Other Sectoral Issues

2.1.   Judicial and Law Enforcement Cooperation

Judicial and Law Enforcement Cooperation between Ireland and the UK remains of primary importance including in the context of Northern Ireland. Measures, though less optimum than the current EU framework, will be put in place to ensure a viable extradition system with the UK, and to maintain the system of exchange of law enforcement data in a manner compatible with EU instruments on data protection.

Provisions on extradition included in the 2020 Brexit Omnibus Bill will provide a legislative basis for alternative extradition arrangements under the 1957 Council of Europe Convention on Extradition.

Solutions have been identified and will be put in place to ensure the necessary exchange of police information between Irish and UK law enforcement agencies within the framework of the EU Data Protection regime, in the event that the EU does not grant an adequacy decision to the UK on GDPR and the Law Enforcement Data Protection Directive. Such arrangements are important in the context of Cross Border police cooperation and maintaining the Common Travel Area.

In the absence of an agreement to the contrary, EU law will no longer apply to legal proceedings involving the UK once the current transition period comes to an end. Among the areas affected are commercial disputes and family law matters. While no fall-back solution can offer the precise degree of cover which is currently available under existing EU instruments, fall-back solutions have been identified in certain areas, including national law rules as they exist both in Ireland and in the UK and international Conventions to which both Ireland and the UK are a party. However, it has to be recognised that these are not always as effective or as comprehensive as the comparable EU instruments.

The European Commission has recently published a Notice to Stakeholders to apply in the field of civil justice and private international law after the end of the transition period. In particular, the Commission recommends “Stakeholders that intend to conclude contracts with a person or company in the United Kingdom or to launch proceedings in civil or commercial matters related to the United Kingdom or to enforce judgments in such matters should seek legal advice”.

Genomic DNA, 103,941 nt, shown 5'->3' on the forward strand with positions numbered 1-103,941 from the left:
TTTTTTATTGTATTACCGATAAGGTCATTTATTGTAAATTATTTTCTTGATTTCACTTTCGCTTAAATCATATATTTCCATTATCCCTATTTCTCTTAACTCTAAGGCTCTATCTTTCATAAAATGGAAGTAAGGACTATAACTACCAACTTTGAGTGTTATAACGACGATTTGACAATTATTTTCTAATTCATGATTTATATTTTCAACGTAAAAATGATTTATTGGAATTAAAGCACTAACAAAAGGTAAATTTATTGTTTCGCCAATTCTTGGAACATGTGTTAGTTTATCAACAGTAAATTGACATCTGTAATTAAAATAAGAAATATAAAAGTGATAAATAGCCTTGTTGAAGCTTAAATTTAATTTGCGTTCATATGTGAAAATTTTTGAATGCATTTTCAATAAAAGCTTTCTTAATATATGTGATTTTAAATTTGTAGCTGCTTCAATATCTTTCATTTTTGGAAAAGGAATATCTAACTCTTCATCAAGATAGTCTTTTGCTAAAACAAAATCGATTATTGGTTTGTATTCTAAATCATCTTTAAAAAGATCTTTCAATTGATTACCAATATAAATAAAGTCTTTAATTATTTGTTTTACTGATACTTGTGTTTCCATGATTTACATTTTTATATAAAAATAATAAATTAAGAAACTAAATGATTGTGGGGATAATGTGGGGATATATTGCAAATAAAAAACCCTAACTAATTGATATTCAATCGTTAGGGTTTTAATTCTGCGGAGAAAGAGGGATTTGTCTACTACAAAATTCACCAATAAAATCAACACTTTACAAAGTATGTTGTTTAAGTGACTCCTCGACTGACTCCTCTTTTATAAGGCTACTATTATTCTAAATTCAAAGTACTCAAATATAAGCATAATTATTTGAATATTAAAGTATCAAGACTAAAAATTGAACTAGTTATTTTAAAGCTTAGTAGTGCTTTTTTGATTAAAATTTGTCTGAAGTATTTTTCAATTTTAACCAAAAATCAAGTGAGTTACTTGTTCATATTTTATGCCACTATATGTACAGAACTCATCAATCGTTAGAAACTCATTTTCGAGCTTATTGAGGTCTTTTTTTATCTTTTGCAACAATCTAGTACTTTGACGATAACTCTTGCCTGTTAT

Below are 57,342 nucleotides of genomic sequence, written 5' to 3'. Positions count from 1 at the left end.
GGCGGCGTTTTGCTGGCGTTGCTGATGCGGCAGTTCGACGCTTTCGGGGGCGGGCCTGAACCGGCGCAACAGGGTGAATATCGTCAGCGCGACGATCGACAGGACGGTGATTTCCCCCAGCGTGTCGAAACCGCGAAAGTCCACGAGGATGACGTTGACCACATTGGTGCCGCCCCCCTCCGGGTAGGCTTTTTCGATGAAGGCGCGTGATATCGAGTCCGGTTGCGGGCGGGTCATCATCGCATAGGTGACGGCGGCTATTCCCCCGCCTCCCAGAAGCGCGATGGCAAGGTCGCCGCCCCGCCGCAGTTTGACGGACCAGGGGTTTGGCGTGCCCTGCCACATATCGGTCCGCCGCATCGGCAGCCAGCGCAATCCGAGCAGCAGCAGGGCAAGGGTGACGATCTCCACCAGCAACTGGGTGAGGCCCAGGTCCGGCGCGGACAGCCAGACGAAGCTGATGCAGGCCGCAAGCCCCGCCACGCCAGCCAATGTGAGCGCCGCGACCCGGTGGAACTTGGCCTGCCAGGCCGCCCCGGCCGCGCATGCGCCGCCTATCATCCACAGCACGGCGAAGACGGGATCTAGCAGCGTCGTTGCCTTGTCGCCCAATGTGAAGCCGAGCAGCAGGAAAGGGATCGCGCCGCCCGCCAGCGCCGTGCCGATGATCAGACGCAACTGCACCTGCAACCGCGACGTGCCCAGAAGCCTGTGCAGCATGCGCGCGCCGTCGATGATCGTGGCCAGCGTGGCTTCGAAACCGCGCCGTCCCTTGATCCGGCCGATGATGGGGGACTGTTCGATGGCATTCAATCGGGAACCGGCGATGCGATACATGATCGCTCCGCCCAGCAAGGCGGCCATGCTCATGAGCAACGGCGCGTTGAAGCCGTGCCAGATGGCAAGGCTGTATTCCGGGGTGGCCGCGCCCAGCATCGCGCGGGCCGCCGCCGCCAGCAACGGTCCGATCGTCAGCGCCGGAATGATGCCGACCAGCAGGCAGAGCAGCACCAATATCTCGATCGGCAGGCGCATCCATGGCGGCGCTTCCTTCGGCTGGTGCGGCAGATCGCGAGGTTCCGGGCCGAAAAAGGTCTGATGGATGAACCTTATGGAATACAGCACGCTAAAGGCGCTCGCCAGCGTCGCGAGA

5.2 Transfer of Personal Data

At the end of transition period the UK will no longer be bound by the European Union’s data protection legislation. Transfers of personal data to the UK can continue but they must comply with the rules and safeguards for transferring such data to non-EU countries as outlined in the EU General Data Protection Regulation (GDPR) or in the Law Enforcement Directive. The EU can adopt a unilateral ‘adequacy’ decision, on the basis of Article 45 of the GDPR, if it deems that the third country offers an adequate level of data protection. Such an assessment is being undertaken by the Commission of the UK at present. It is not known when this assessment will be completed. In the absence of a data adequacy decision, the rules governing the transfer of personal data to the United Kingdom, other than those governed by Article 71(1) of the Withdrawal Agreement, will change.

If your organisation shares personal data with organisations based in the UK (including Northern Ireland as the scope of the Protocol on Ireland and Northern Ireland does not include the EU GDPR Regulation), you must ensure that you comply with the relevant Union rules applicable to transfers of personal data to third countries. Furthermore, if your organisation uses Standard Contractual Clauses (SCCs) or other safeguards for data transfers to third countries, you should also assess the implications of the recent Schrems II judgement on data transfers, which puts an onus on organisations to ensure that these mechanisms offer an adequate level of protection.

Both the European Commission and the Irish Data Protection Commissioner (DPC) have issued advice on data protection issues arising as a result of Brexit and have provided guidance on the appropriate safeguards and derogations that can be put in place under the GDPR when the UK becomes a third country.

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